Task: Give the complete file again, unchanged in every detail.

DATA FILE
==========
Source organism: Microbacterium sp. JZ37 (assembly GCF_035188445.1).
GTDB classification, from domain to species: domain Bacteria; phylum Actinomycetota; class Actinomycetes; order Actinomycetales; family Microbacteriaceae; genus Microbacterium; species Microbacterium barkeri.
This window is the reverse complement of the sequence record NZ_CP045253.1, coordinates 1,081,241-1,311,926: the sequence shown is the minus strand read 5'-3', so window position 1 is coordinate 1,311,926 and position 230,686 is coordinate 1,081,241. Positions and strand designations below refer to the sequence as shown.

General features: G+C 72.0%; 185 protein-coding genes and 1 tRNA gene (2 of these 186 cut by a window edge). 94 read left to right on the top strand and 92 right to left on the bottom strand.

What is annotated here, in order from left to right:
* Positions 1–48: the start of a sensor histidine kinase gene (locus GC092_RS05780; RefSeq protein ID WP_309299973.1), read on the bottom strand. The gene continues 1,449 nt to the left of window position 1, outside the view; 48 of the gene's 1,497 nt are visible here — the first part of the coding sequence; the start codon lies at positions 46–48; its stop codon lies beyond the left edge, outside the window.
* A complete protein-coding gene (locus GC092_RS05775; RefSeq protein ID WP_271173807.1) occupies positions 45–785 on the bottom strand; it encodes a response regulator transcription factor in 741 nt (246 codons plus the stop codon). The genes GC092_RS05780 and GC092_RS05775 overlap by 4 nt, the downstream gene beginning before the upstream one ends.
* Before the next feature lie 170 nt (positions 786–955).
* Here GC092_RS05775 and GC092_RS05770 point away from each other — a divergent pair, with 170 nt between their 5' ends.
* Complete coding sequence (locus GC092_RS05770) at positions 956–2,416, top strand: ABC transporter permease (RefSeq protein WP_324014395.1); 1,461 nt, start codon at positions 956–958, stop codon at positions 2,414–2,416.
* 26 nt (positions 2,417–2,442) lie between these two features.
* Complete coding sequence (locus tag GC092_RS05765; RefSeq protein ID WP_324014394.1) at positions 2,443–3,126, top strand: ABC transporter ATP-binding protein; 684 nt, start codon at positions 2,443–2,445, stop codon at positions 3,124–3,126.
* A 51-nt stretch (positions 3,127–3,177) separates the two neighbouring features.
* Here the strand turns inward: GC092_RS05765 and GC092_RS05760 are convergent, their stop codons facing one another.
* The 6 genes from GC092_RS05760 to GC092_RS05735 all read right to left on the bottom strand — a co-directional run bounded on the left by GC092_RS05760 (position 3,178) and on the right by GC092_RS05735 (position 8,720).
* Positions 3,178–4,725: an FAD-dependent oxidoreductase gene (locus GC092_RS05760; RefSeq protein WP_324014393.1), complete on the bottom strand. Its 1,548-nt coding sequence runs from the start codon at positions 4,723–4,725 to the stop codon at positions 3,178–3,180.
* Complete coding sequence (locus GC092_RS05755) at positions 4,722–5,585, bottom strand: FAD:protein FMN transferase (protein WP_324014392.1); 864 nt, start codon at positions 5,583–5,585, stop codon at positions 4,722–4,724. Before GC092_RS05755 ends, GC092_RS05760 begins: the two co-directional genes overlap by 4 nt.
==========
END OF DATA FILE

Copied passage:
Source organism: Microbacterium sp. JZ37 (assembly GCF_035188445.1).
GTDB classification, from domain to species: domain Bacteria; phylum Actinomycetota; class Actinomycetes; order Actinomycetales; family Microbacteriaceae; genus Microbacterium; species Microbacterium barkeri.
This window is the reverse complement of the sequence record NZ_CP045253.1, coordinates 1,081,241-1,311,926: the sequence shown is the minus strand read 5'-3', so window position 1 is coordinate 1,311,926 and position 230,686 is coordinate 1,081,241. Positions and strand designations below refer to the sequence as shown.

General features: G+C 72.0%; 185 protein-coding genes and 1 tRNA gene (2 of these 186 cut by a window edge). 94 read left to right on the top strand and 92 right to left on the bottom strand.

What is annotated here, in order from left to right:
* Positions 1–48: the start of a sensor histidine kinase gene (locus GC092_RS05780; RefSeq protein ID WP_309299973.1), read on the bottom strand. The gene continues 1,449 nt to the left of window position 1, outside the view; 48 of the gene's 1,497 nt are visible here — the first part of the coding sequence; the start codon lies at positions 46–48; its stop codon lies beyond the left edge, outside the window.
* A complete protein-coding gene (locus GC092_RS05775; RefSeq protein ID WP_271173807.1) occupies positions 45–785 on the bottom strand; it encodes a response regulator transcription factor in 741 nt (246 codons plus the stop codon). The genes GC092_RS05780 and GC092_RS05775 overlap by 4 nt, the downstream gene beginning before the upstream one ends.
* Before the next feature lie 170 nt (positions 786–955).
* Here GC092_RS05775 and GC092_RS05770 point away from each other — a divergent pair, with 170 nt between their 5' ends.
* Complete coding sequence (locus GC092_RS05770) at positions 956–2,416, top strand: ABC transporter permease (RefSeq protein WP_324014395.1); 1,461 nt, start codon at positions 956–958, stop codon at positions 2,414–2,416.
* 26 nt (positions 2,417–2,442) lie between these two features.
* Complete coding sequence (locus tag GC092_RS05765; RefSeq protein ID WP_324014394.1) at positions 2,443–3,126, top strand: ABC transporter ATP-binding protein; 684 nt, start codon at positions 2,443–2,445, stop codon at positions 3,124–3,126.
* A 51-nt stretch (positions 3,127–3,177) separates the two neighbouring features.
* Here the strand turns inward: GC092_RS05765 and GC092_RS05760 are convergent, their stop codons facing one another.
* The 6 genes from GC092_RS05760 to GC092_RS05735 all read right to left on the bottom strand — a co-directional run bounded on the left by GC092_RS05760 (position 3,178) and on the right by GC092_RS05735 (position 8,720).
* Positions 3,178–4,725: an FAD-dependent oxidoreductase gene (locus GC092_RS05760; RefSeq protein WP_324014393.1), complete on the bottom strand. Its 1,548-nt coding sequence runs from the start codon at positions 4,723–4,725 to the stop codon at positions 3,178–3,180.
* Complete coding sequence (locus GC092_RS05755) at positions 4,722–5,585, bottom strand: FAD:protein FMN transferase (protein WP_324014392.1); 864 nt, start codon at positions 5,583–5,585, stop codon at positions 4,722–4,724. Before GC092_RS05755 ends, GC092_RS05760 begins: the two co-directional genes overlap by 4 nt.